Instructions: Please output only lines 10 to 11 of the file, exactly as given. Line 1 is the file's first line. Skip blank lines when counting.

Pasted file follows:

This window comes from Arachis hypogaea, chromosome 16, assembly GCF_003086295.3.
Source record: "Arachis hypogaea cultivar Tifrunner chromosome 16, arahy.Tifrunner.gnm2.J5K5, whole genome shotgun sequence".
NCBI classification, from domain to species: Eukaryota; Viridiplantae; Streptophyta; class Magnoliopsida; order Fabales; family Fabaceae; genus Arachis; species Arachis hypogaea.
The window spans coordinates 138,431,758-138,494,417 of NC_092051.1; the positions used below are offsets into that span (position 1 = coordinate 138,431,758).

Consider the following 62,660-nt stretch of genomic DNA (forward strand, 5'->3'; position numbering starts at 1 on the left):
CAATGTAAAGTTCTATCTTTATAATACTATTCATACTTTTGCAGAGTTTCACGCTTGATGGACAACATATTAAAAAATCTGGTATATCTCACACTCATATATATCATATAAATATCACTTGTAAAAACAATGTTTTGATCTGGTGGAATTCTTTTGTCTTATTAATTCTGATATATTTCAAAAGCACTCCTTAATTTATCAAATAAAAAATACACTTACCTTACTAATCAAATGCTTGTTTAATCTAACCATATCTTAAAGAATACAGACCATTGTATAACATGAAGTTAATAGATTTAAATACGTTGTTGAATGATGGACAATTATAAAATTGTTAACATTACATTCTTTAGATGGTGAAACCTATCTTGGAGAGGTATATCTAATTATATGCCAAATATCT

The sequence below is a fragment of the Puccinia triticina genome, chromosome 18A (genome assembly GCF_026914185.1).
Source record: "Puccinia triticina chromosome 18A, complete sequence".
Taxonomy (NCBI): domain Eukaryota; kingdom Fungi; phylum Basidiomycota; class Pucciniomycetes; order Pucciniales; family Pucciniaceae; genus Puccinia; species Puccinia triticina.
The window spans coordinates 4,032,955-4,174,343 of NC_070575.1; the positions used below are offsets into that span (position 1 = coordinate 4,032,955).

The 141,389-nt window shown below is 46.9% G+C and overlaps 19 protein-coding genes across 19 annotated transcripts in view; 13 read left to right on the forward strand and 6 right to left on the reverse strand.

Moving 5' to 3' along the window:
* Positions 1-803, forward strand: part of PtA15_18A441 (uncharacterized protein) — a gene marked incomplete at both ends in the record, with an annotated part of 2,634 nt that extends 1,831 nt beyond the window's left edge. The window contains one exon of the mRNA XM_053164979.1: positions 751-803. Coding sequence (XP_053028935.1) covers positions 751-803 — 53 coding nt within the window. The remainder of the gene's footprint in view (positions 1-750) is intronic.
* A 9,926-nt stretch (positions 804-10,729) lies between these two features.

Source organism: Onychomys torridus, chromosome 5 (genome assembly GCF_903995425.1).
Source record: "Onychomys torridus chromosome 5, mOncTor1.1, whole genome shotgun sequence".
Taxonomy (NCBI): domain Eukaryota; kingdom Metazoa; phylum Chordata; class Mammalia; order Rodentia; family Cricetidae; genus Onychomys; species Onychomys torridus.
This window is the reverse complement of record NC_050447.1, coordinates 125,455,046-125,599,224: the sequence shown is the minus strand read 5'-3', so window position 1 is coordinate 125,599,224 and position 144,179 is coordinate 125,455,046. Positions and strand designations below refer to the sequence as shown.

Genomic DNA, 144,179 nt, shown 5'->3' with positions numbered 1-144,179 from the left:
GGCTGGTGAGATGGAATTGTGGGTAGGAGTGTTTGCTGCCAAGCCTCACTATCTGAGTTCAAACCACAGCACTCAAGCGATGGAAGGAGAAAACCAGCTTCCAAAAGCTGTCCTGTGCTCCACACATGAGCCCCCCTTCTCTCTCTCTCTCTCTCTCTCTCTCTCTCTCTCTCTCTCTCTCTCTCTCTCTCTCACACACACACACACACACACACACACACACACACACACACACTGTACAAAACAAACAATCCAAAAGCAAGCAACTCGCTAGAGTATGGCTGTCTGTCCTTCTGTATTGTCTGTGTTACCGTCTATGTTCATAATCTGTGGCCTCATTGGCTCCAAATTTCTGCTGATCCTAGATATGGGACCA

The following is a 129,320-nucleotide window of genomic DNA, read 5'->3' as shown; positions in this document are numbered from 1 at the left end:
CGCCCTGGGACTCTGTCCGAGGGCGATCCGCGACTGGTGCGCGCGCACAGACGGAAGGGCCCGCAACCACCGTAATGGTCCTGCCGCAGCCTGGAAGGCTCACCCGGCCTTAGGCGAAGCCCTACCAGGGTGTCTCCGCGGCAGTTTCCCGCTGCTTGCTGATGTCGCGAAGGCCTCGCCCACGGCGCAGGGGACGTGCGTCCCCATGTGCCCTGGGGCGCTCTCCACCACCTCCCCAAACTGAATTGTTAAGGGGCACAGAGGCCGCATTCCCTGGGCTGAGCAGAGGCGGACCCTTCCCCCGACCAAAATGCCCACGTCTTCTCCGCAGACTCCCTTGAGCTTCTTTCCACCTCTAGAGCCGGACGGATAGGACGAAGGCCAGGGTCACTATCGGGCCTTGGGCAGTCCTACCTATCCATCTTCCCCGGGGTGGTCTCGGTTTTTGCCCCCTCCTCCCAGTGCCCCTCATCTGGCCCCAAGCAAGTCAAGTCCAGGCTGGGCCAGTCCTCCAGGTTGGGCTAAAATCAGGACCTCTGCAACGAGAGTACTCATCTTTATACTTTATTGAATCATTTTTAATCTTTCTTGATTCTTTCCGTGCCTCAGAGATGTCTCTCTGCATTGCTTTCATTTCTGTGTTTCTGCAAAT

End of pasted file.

The window spans coordinates 4,032,955-4,174,343 of NC_070575.1; the positions used below are offsets into that span (position 1 = coordinate 4,032,955).

The 141,389-nt window shown below is 46.9% G+C and overlaps 19 protein-coding genes across 19 annotated transcripts in view; 13 read left to right on the forward strand and 6 right to left on the reverse strand.